Running in the 'Meda: The swing of things

Running in the 'Meda: The swing of things

Marty Beene

What do you look like when you run?

When I see runners around town (and beyond), I usually take a few seconds to check out their form. Running with proper form can help you run more efficiently, which, in turn, can enable you to run faster, farther, or at least happier (i.e., it will take less effort to do the same workout).

A component of running form that is often overlooked but often easiest to improve is the arm swing. The most common mistake I see is when runners simply don't swing them at all, but carry them instead. Many of us treat our arms as if they would be better left at home. When a runner simply carries his arms, his torso rotates in order to balance his body while he runs. Every time his torso rotates to the left, muscle energy is required to drag it back to the right on the next step. The result is that he uses a ton of energy just for balance.

Another common mistake is holding one's arms too high, often with a related contraction of the shoulders - this is what I tend to do, and I am continually working to correct it. Similar to torso rotation, doing this requires energy that could instead be put into the actual running effort. Some runners do swing their arms, but either swing them on an arc that doesn't reach back far enough or that follows a crossing pattern in front of their body. Each of these issues can be remedied with a little practice.

It's easy to practice a proper arm swing - this is one of the first things I work on with my Be The Runner clients. Find a mirror, so you can see what you're doing, and work on one arm at a time at first. Make a 90 degree angle at your elbow and keep it at 90 degrees. Place your left hand on the front side of your right shoulder so you can tell if your torso is rotating. Now, imagine someone has played “pin the tail on the donkey” with your arm, pressing a thumbtack through your arm into your shoulder. Slowly rotate your arm around that imaginary thumbtack. Your hand on that swinging arm can come across the front of your body a little, but only within a couple of inches of your body's centerline.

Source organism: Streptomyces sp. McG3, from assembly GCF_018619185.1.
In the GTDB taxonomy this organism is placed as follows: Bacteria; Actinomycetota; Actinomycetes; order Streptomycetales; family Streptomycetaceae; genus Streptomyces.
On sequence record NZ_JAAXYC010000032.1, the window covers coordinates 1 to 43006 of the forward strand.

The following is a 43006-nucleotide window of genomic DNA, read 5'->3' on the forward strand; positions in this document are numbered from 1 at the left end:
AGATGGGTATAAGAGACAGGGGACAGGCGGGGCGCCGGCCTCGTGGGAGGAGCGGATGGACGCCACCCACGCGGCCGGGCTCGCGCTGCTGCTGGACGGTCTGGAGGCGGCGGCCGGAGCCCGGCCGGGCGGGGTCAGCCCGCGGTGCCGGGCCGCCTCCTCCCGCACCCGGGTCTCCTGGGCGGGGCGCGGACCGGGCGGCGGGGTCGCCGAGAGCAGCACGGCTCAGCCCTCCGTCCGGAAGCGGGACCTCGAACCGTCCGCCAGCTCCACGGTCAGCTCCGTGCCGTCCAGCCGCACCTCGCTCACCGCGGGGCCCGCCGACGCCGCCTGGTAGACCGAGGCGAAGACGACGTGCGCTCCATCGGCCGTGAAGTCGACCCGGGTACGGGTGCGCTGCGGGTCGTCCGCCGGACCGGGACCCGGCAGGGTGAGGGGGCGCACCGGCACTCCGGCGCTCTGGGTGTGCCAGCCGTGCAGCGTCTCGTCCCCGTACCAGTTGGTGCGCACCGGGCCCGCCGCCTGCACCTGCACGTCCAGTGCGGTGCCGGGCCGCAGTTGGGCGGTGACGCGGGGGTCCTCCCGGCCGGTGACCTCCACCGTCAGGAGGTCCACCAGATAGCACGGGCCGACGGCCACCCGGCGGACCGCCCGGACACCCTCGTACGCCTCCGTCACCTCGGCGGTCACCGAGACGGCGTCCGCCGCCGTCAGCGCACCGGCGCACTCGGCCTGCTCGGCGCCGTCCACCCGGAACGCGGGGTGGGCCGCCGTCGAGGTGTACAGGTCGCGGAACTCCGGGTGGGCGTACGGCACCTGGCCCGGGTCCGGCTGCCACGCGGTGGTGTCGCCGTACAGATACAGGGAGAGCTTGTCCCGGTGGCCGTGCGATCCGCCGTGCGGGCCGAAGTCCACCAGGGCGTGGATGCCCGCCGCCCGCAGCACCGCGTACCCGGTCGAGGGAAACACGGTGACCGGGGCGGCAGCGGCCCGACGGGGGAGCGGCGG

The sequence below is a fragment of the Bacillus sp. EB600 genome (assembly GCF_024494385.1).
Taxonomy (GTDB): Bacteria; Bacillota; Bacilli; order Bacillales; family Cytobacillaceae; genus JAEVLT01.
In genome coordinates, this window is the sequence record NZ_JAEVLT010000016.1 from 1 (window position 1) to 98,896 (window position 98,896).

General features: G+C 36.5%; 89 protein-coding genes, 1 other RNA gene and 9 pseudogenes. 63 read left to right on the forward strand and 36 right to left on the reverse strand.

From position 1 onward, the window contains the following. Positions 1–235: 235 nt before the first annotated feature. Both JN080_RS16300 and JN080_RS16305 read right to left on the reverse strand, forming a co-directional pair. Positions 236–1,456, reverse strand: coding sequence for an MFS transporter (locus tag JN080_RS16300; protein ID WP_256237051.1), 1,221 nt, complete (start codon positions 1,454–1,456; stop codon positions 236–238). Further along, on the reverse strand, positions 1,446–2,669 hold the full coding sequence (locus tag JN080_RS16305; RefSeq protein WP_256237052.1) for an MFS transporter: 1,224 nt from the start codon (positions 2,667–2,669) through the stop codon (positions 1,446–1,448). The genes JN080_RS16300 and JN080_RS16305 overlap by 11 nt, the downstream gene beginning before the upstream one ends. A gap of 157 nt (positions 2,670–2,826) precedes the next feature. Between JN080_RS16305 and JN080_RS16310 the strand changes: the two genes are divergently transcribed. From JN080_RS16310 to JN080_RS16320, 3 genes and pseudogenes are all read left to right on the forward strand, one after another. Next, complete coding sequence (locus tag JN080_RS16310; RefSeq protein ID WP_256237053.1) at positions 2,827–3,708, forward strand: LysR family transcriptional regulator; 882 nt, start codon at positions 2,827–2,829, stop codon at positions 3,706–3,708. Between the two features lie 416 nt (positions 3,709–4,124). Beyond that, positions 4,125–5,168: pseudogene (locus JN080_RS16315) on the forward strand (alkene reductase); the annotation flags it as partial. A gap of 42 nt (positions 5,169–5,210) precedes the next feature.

When you swing that arm forward, do it so your hand comes up even with your nose. When you swing that arm back, it should swing far enough back so that your hand passes by your hip and as far back as it can comfortably swing.

This exaggerated arc is what a sprinter would do. When you're doing distance running, your arm should follow the same arc as that of a sprinter, but at a lesser amplitude. Practice the same motion with your left arm, then practice both together. Start with slow, deliberate motions, then speed them up to a normal speed.

Once you have mastered this basic motion, check your form periodically while you're running. You can do this by simply looking down slightly to see that your arms and hands are following the correct path. One trick I use is to work on my arm mechanics whenever the sun is directly at my back. When it is, I can just watch my shadow to get real-time feedback on whatever is going on.

Remember that everyone tends to go back to their poor form habits when they tire. When you run with poor form, it takes more energy to run the same distance or at the same pace, so then you get even more tired. As soon as you notice that you're getting fatigued, try to run with the best form you can - starting with your arms - and you will optimize whatever energy you have left.

What do you look like when you run now?

Marty Beene, a USA Track & Field certified coach, is owner of Be The Runner; he coaches adults from beginners to veterans individually and in groups. Marty can be reached at